- Draft the Introduction for Chapter 5
- Draft the Summary of Findings
- Draft Implications for Practice
- Draft your Recommendations for Research
- Draft your Conclusions
- What is Needed
- What Happens During the Final Defense?
- What Happens After the Final Defense?
Preparing Your PowerPoint Topic 3: Preparing for Defense
- Statement of the Problem (1 slide)
- Literature Review (1 slide)
- Purpose of the Study (1 slide)
- Research Question(s) (1 slide)
- Sample and Population/ Instrumentation (1 slide)
- Data Collection/ Data Analysis (1 slide)
- Your research questions and findings (1 slide per question)
- Implications for Practice (1 slide)
- Recommendations for Research (1 slide)
- Review Abstract (1 slide)
- Thank You/Questions (1 slide)
PhD Dissertation Defense Slides Design: Additional Resources
- Tips for designing the slides
- Presentation checklist
- Example slides
- Additional Resources
- Presentation Skills - CMU GCC
- Design Effective PowerPoint Slides - Part I
- Design Effective PowerPoint Slides - Part II
- THE “SNAKE FIGHT” PORTION OF YOUR THESIS DEFENSE
- << Previous: Example slides
- Last Updated: Aug 28, 2020 1:13 PM
- URL: https://guides.library.cmu.edu/c.php?g=883178
- Black Friday
Home / Free Presentation Templates / PowerPoint / Black, White, Orange and Blue Minimalist PhD Dissertation Presentation
Minimalist PhD dissertation. Free PPT Template & Google Slides Theme
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Black, white, orange and blue minimalist phd dissertation presentation.
Simple, clean, and classic, these minimalist PhD dissertation slides are great as a Google Slides template, PowerPoint theme or Canva template. Keep the layout as it is or add, delete, and re-order slides. Choose your own color scheme and font combination. Upload images, photos, and illustrations. Easily add charts, graphs, and other figures. Fill out ready-made slides for your introduction, research methodology, results, discussion, and other core parts of your dissertation. Check out the handy How-To page at the start of the deck for tips on using these slides as a Google Slides theme, PowerPoint template, or Canva theme.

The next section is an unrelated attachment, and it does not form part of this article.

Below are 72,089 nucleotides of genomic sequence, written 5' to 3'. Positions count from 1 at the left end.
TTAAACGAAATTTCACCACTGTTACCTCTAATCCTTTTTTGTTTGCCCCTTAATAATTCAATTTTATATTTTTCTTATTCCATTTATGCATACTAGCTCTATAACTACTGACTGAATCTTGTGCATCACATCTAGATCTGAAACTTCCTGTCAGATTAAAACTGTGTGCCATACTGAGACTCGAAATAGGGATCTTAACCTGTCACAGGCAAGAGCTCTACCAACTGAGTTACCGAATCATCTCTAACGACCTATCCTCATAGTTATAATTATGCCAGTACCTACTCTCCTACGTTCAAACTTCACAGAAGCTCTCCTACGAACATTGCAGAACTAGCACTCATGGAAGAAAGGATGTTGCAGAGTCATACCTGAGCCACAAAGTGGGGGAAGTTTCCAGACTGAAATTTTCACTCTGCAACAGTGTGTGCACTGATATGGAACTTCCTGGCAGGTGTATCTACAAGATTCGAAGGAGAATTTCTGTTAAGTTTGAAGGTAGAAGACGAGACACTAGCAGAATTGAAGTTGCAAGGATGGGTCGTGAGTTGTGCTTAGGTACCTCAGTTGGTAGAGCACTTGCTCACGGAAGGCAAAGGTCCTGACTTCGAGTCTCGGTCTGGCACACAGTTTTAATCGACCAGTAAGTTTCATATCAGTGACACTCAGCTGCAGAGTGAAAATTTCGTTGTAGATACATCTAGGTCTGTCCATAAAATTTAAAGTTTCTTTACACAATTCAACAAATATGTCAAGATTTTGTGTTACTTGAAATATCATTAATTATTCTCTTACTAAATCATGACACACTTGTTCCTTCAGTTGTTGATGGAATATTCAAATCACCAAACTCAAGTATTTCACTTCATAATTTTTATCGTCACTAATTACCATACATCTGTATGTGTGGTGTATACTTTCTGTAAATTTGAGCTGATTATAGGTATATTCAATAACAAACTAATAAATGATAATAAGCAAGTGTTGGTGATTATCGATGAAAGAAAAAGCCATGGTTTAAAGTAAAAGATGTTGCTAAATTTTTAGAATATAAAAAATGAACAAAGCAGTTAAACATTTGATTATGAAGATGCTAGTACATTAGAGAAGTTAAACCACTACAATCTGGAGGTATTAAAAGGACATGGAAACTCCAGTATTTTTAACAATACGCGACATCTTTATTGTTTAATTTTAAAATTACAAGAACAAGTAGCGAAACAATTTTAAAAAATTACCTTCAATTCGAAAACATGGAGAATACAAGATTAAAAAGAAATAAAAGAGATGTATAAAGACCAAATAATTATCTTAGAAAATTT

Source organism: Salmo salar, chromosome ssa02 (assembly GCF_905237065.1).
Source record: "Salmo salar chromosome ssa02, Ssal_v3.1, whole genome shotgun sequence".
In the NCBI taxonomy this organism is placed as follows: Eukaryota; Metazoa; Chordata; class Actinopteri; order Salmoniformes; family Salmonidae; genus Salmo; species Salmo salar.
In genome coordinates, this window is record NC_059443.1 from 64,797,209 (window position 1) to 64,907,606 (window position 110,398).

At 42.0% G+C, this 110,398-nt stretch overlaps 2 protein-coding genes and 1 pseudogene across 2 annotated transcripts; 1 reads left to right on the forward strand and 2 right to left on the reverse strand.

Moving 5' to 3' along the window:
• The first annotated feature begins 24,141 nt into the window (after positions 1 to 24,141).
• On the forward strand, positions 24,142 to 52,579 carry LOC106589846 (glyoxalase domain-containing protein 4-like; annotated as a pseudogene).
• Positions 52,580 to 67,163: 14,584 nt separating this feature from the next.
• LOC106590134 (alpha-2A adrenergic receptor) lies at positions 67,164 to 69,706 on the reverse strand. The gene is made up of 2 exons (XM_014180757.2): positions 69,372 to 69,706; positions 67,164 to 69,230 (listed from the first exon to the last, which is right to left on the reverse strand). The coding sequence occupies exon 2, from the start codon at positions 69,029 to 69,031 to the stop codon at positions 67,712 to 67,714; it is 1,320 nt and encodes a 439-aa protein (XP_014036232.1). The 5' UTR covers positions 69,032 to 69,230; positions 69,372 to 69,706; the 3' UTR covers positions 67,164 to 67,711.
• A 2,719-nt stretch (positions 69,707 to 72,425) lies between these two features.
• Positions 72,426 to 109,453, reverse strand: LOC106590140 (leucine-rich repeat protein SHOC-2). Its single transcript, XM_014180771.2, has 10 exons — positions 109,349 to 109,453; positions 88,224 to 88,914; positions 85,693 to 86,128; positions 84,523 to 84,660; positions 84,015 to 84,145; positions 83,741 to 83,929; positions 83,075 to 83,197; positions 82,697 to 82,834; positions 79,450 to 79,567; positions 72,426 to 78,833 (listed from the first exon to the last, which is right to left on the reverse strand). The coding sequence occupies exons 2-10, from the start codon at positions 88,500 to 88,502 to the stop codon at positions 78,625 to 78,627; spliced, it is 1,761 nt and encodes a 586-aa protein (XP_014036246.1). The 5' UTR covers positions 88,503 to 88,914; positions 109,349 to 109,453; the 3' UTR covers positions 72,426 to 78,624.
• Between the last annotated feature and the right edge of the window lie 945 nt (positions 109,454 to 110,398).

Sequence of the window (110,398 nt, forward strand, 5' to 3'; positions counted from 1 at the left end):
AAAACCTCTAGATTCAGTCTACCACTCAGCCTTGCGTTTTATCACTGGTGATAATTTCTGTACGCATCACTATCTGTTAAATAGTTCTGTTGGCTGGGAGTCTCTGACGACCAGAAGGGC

- 25+ ready-made slides to customize as you see fit
- Hundreds of charts, frames, lines and shapes to choose from
- Handy animation and transition features for each slide
- Easy downloading or sharing in a wide range of formats
With Canva, you get even more creative freedom:
- An easy drag-and-drop tool to help you add graphics
- Set-and-forget brand color and font combinations
- Page animation features, emojis, color palettes and font sets
- Millions of professionally designed images and photos
- Pre-recorded Talking Presentation tools to help you practice
- A notes feature for adding talking points to your design
- Searchable videos, soundtracks and other audio clips
- Easy collaboration with friends, coworkers and family
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How to Create a Dissertation Proposal Defense PowerPoint (+Example)
Published by steve tippins on june 21, 2022 june 21, 2022.
Last Updated on: 29th August 2022, 08:04 am
As part of the dissertation process, you will need to create a dissertation proposal defense PowerPoint to present a summary of the plan for your study. You will need to show how important your study is and how it is useful.
When creating the PowerPoint, keep in mind that you need to make sure all of your audience can understand all aspects of your study. The exact content for the defense PowerPoint varies by college, discipline and department, so it is important that you discuss with your committee chair about the requirements. However, we will give some general guidelines that apply to most institutions.
The defense typically takes 20‐30 minutes. You should keep the timeframe in mind as you consider the information you will have in your presentation.
Except for aspects of your presentation, such as the research question(s) or hypothesis(es), do not just read the slides. Instead, explain or expand on what is on the slides. To ensure you keep within the timeframe, practice narrating your PowerPoint presentation.
Although the APA manual does not provide guidelines for creating a PowerPoint presentation, you will need to follow some of the APA style guidelines within your PowerPoint.
For example, provide in-text citations for quotes, paraphrases, images, graphs, and other information that should be cited. Also, you will need to provide a list of pertinent references.
The following are other format requirements for the slides :
- Create 17-20 slides.
- Do not provide a lot of information. Be concise and write a few sentences (approximately 1-7 on each slide).
- Because your slides will contain only a small amount of information, any extra information that you want to touch on should be put in the notes section of the PowerPoint.
- Write the information in your slides for visual appeal and optimum communication, using a legible font size.